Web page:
It is the story of a fiercely fought election campaign, where money power and corruption are the accepted norms, and where treachery and manipulation are routinely used weapons. As the personal drama of these conflict-ridden characters unfolds against this gritty backdrop, love and friendship become mere baits, and relationships get sacrificed at the altar of political alignments. The darkness that rises from their souls threatens to envelope all that they hold precious. Until eventually, in the crescendo of increasing violence, the line between good and evil blurs, making it impossible to distinguish heroes from villains. Raajneeti is the story of Indian democracy. And its ugly underside. It is about politics. And beyond.
Tamasha is about the journey of someone who has lost his edge in trying to behave according to socially acceptable conventions of the society. The film is based on the central theme of abrasion and loss of self that happens in an attempt to fit in oneself back.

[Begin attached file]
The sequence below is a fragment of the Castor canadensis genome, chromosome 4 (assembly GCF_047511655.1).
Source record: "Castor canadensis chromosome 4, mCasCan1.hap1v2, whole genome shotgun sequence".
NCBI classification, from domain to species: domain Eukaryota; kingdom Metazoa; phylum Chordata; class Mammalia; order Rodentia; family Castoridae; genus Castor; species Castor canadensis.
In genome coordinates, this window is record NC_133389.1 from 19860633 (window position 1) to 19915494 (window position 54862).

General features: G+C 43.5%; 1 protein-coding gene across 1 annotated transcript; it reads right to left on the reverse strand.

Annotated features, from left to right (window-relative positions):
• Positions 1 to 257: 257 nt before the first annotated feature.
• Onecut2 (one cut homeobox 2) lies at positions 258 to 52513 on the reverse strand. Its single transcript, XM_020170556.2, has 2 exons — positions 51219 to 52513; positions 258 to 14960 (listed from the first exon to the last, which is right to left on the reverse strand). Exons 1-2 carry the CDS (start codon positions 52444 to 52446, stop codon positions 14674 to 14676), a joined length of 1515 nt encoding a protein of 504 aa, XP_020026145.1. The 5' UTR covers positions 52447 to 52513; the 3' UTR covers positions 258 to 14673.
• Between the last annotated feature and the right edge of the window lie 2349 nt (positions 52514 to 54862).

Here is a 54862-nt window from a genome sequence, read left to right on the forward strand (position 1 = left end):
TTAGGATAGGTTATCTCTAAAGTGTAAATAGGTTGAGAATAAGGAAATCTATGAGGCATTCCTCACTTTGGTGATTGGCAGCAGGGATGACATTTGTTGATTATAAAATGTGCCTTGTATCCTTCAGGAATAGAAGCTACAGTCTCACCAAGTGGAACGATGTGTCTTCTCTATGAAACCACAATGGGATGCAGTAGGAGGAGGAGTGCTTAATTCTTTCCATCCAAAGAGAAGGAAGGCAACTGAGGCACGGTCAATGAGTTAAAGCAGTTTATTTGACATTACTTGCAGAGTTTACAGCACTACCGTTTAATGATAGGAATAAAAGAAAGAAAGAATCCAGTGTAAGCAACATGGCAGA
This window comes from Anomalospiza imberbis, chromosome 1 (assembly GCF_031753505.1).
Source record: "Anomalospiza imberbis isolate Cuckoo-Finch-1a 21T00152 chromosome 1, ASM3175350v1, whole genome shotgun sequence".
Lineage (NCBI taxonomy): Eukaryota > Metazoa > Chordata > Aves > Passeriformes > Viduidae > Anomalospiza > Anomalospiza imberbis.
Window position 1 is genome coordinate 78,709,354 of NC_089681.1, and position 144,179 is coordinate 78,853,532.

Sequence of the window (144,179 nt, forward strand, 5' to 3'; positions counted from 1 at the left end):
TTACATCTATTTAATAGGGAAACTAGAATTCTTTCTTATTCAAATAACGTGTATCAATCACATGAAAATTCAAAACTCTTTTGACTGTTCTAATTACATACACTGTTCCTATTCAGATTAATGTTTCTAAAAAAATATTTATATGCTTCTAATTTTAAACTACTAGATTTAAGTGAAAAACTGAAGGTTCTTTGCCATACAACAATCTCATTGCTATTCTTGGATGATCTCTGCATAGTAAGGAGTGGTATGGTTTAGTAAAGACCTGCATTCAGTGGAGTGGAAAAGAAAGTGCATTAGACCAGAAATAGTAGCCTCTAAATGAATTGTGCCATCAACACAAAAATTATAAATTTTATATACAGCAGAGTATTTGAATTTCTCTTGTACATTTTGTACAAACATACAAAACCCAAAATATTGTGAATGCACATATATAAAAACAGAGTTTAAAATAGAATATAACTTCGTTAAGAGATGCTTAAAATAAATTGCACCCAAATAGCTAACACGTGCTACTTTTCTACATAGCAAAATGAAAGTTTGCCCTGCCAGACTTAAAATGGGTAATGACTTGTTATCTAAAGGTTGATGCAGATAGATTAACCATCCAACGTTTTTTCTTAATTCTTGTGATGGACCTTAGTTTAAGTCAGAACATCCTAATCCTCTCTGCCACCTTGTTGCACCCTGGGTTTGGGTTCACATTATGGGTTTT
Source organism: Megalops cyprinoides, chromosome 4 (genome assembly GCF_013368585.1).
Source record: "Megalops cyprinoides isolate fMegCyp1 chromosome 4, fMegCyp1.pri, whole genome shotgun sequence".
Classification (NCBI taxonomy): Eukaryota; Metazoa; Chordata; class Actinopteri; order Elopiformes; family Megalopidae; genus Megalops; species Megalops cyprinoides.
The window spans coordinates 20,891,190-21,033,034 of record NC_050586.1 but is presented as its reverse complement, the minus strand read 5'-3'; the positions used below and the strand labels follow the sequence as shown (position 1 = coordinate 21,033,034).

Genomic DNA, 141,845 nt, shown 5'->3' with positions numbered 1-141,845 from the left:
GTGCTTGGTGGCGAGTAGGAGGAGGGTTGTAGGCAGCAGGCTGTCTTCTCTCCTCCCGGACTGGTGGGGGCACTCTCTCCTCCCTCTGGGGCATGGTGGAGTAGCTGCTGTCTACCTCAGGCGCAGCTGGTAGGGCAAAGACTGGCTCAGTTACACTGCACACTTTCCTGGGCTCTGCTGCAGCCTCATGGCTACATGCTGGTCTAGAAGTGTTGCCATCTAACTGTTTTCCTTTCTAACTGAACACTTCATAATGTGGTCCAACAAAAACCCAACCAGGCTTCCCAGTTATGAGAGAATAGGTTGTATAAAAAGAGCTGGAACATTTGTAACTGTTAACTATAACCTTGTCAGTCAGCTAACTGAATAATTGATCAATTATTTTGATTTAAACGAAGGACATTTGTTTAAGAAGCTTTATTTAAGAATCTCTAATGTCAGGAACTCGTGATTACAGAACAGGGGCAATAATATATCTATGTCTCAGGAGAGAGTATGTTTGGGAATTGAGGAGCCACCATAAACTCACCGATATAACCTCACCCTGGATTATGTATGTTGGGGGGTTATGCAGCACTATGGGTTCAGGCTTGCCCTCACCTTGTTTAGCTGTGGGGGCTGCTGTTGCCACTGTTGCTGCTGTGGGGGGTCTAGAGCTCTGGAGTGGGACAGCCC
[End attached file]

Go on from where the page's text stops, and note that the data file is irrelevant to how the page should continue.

Orphaned and homeless Ranbir Raj re-locates to a small town and orders a glass of milk in the RK Bar. He befriends a prostitute by the name of Gulabji, who invites him to spend the night with her, and when he refuses, she re-directs him to Lillian who rents out rooms. Ranbir meets with Lillian, who has been living alone for 37 years after her son, Vincent, left to join the army and did not return.
Ayan falls in love with his soulmate, Alizeh, but she doesn’t reciprocate the feeling. Later, a relationship with Saba helps him realize Alizeh’s value in his life, irrespective of their relationship status.